Garage Closet - Oklahoma Home
with Rafter Hanger System
July - August 2018
September 11 - 14, 2018
It seems like just yesterday,
that I was building a storage closet in a garage.
Well....I guess I am. I built the garage
storage area for the El Paso home only two years
After purchasing our larger home in Oklahoma the
first thing I needed to do was build a garage
storage closet to store all of our tools.
Every tool I had in El Paso, was still stored in
boxes. Every time I needed a specific tool, I
had to dig through a pile of boxes to find it.
A 5 minute task would turn into 2 hours of
searching. I needed to get all of my tools out
of the boxes and organized ASAP.
A pet peeve of mine is the absence of any storage
space in garages.
Reality check. Most garages, now days, are
used to store an excess of stuff, junk, seasonal
items, etc. Only a small percentage of home
owners actually use their garages to park a working
vehicle. Don't believe me? Step outside
your house and look at your neighbors' houses.
Of note: My husband and I are the only
homeowners that park our SUV's in our garages at
both houses in Oklahoma. Every single close neighbor
So why does one rarely find a home that already has
built in storage closets or shelves in a garage???
High end homes will usually have storage areas.
Think the Vanilla Ice Project homes.
Ordinary homes? Forget about it. You can
buy a bunch of ticky tacky shelves, which is what
most folks do. I prefer a closet where you can
hide all of the stuff from view.
Unlike the El Paso house garage, which had no fancy
doors or moulding, the Oklahoma garage has moulding,
doors, and door knobs that match the interior of the
house. So when I designed this closet, I
needed to match the existing decor so the closet
"appears" as if it was built when the rest of the
house was built.
area of garage where closet will be built.
Moulding on wall along floor was removed and will be
used later on outside of closet. Note walnut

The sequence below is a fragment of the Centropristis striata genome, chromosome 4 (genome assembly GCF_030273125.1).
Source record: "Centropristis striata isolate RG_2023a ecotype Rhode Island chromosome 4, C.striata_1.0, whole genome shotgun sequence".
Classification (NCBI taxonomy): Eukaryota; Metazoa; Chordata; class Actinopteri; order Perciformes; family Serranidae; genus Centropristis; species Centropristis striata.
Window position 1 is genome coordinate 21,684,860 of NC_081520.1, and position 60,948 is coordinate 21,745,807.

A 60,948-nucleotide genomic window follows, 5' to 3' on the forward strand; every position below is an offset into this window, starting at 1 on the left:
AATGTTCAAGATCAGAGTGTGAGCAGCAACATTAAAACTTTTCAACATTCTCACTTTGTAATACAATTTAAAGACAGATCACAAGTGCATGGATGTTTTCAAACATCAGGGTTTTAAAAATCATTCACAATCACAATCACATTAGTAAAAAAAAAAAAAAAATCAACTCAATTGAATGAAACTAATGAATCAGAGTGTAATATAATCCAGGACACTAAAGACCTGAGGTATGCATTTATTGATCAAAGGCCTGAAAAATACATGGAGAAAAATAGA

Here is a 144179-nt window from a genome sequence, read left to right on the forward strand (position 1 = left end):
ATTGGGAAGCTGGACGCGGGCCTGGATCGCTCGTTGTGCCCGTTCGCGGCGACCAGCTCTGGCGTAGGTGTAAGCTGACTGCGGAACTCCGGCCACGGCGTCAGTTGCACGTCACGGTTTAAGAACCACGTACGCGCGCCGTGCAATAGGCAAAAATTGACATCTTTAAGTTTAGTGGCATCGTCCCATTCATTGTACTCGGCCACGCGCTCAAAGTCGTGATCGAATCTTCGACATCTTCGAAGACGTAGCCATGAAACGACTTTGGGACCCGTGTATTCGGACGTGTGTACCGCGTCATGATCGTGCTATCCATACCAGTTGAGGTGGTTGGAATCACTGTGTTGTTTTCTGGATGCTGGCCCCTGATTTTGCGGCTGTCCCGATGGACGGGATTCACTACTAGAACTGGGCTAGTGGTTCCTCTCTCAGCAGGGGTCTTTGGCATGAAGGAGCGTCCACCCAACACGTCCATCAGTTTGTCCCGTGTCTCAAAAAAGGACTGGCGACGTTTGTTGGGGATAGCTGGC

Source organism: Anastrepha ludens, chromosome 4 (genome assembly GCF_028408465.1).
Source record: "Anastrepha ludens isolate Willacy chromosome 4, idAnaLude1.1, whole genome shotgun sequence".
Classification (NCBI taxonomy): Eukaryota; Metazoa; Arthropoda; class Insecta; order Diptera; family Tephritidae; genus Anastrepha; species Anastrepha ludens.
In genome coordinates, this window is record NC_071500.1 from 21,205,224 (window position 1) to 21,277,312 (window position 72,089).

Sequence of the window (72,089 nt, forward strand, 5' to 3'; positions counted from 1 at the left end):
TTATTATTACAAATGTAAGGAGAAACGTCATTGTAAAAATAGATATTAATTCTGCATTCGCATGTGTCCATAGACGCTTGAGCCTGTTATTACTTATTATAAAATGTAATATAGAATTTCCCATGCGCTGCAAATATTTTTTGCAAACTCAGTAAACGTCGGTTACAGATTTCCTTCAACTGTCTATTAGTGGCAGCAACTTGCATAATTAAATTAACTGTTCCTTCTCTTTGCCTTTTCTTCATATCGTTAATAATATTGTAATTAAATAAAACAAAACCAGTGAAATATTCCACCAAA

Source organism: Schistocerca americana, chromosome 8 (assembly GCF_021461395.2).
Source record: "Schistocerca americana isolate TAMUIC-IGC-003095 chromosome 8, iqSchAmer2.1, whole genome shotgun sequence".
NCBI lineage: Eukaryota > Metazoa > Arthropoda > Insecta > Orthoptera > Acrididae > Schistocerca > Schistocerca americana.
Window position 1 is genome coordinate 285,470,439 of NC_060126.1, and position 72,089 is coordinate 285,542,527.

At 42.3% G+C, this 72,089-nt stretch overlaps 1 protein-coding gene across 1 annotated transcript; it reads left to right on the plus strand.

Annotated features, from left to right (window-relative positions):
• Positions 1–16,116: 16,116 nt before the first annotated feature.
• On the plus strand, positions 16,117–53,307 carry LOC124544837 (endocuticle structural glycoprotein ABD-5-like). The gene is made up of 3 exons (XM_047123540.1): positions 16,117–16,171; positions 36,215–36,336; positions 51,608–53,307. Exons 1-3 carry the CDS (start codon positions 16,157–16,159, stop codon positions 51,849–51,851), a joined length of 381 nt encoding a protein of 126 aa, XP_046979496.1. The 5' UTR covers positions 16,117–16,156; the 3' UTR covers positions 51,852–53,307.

stained moulding around door openings and arched
paneled doors. These design elements will be
used on the closet exterior.
The first thing I needed to do
was select the area of the garage to build a closet.
The wall between the garage and the house was the
obvious place. This area was also recessed
which would help in framing the closet.
To get accurate measurements I first had to remove
the moulding along the wall at the floor. The
removed moulding will be used on the outside of the
closet. The length of the recessed area was 163.5".
The next decision was deciding how deep to make the
closet. The obvious choice would be to make
the closet as deep as the water heater closet which
is 34". However, this is a 3 car garage.
The 2 car side of the garage is large and we only
have 2 SUV's. Even with the SUV's parked
inside, there is ample room to walk. So I can
make the closet deeper than 34" giving me more
storage space. BUT.... there is a pull down
stair for the attic access that cannot be blocked.
The size I decided on would be 40"
The height of the ceiling is the garage is 9 feet.
I could make the closet ceiling height.
However, I always like large storage places for thin
flat objects like scrap wood or moulding. So I
decided to make the closet only 8 feet high with a
foot of storage area on top of the closet.
The image below shows the floor plan for the closet.
There will be 2 large shelving places for large
items. I section with smaller shelving and
several areas for hanging items using rafter hooks.
There will be two 28" doors for easy access into the
Floor plan for closet
After drawing out my plans for
the closet, I made an online purchase with Lowes.
For this project I decided to make the purchase
online paying $65 extra for the delivery. Why
Lowes? For the area that we are in, in
Oklahoma, Lowes was the only company that allowed
online purchase with delivery. Home Depot, no
delivery. For McCoy's, you need to make the
purchase in person in the store. Since we live
outside of the city where these stores are, Lowes
was the only option for the purchase of the framing,
doors, and plywood.
Also, there is the time involved picking out the
materials in the store. The Big Box store
lumber can be less than desirable. Warped,
twisted, too many knots in woods, etc. When
selecting 2 x 4's or plywood, I spend hours going
through the piles looking for wood that is decent
enough for what I want. Also, a lot of time is spent
loading my old SUV. I also cannot haul full
sheets of plywood.
With an online purchase, the store does all the
picking and delivery. Yes, I take a chance of
getting a crappy piece of wood, which I did.
However, the twisted or warped 2 x 4's will be used
for smaller pieces. Worth the $65 delivery
charge not having to go to the store myself.
I ordered the basic building materials and pre-hung
doors (moulding and paint bought later) online on
Friday, July 20, 2018. Delivery was the next
morning on Saturday, July 21, 2018. Less than
24 hours from ordering to delivery. Can't beat